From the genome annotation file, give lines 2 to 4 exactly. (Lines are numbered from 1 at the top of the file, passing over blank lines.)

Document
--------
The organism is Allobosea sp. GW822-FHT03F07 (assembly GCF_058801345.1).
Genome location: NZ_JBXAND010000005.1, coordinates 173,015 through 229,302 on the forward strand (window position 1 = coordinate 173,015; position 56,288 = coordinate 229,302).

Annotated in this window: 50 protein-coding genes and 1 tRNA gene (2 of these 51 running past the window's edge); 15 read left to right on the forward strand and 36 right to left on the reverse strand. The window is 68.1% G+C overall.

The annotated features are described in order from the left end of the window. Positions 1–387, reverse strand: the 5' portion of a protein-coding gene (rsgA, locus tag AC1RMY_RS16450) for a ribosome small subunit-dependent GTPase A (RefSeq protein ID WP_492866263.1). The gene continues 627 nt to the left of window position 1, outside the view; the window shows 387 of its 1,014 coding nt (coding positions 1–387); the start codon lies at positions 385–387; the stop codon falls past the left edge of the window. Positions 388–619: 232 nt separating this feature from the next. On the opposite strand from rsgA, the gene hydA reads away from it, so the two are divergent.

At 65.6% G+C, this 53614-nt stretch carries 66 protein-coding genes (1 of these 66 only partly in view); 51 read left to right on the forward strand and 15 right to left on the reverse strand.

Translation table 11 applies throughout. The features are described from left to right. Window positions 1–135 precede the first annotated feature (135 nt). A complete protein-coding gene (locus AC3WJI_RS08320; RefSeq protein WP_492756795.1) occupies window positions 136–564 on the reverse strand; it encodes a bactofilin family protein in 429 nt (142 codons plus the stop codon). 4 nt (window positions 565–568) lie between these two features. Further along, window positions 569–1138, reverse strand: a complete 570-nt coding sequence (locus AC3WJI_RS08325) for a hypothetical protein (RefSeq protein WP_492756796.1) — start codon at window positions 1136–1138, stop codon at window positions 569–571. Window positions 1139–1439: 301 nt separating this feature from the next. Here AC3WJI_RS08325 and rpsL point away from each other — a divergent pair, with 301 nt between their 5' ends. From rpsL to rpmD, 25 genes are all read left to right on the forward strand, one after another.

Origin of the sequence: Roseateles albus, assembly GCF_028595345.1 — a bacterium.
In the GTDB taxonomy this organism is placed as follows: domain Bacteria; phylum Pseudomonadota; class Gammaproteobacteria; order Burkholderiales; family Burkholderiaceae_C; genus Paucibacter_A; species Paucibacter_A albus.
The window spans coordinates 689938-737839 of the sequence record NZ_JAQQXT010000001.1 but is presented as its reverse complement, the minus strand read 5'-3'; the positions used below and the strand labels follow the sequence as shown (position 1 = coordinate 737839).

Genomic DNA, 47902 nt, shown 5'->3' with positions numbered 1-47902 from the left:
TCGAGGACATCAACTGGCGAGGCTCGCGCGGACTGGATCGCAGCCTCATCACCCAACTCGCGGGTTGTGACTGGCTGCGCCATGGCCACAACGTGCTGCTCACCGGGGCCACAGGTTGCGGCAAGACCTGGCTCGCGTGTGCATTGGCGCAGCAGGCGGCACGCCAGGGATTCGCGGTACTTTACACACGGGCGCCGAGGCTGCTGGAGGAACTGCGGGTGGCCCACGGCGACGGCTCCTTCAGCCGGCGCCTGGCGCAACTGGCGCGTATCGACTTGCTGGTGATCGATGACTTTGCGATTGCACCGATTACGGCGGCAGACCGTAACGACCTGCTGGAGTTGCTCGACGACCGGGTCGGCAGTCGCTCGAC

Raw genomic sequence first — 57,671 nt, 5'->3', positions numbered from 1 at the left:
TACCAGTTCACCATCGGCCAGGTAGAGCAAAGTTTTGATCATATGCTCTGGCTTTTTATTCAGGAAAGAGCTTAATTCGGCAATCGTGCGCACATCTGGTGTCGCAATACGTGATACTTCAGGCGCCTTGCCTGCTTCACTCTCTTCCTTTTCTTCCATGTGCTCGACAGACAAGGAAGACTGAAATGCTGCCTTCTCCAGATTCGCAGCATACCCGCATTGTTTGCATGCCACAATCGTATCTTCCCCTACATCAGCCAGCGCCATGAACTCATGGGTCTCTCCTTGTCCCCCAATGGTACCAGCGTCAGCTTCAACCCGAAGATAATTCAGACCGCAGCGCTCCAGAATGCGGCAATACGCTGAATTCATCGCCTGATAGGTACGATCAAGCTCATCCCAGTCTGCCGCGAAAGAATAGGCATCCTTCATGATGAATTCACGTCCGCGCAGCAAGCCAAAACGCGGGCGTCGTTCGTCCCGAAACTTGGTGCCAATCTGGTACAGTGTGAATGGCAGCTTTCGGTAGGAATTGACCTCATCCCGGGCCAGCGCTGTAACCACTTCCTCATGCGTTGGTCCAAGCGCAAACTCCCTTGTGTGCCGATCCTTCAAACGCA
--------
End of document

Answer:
Genome location: NZ_JBXAND010000005.1, coordinates 173,015 through 229,302 on the forward strand (window position 1 = coordinate 173,015; position 56,288 = coordinate 229,302).

Annotated in this window: 50 protein-coding genes and 1 tRNA gene (2 of these 51 running past the window's edge); 15 read left to right on the forward strand and 36 right to left on the reverse strand. The window is 68.1% G+C overall.

The annotated features are described in order from the left end of the window. Positions 1–387, reverse strand: the 5' portion of a protein-coding gene (rsgA, locus tag AC1RMY_RS16450) for a ribosome small subunit-dependent GTPase A (RefSeq protein ID WP_492866263.1). The gene continues 627 nt to the left of window position 1, outside the view; the window shows 387 of its 1,014 coding nt (coding positions 1–387); the start codon lies at positions 385–387; the stop codon falls past the left edge of the window. Positions 388–619: 232 nt separating this feature from the next. On the opposite strand from rsgA, the gene hydA reads away from it, so the two are divergent.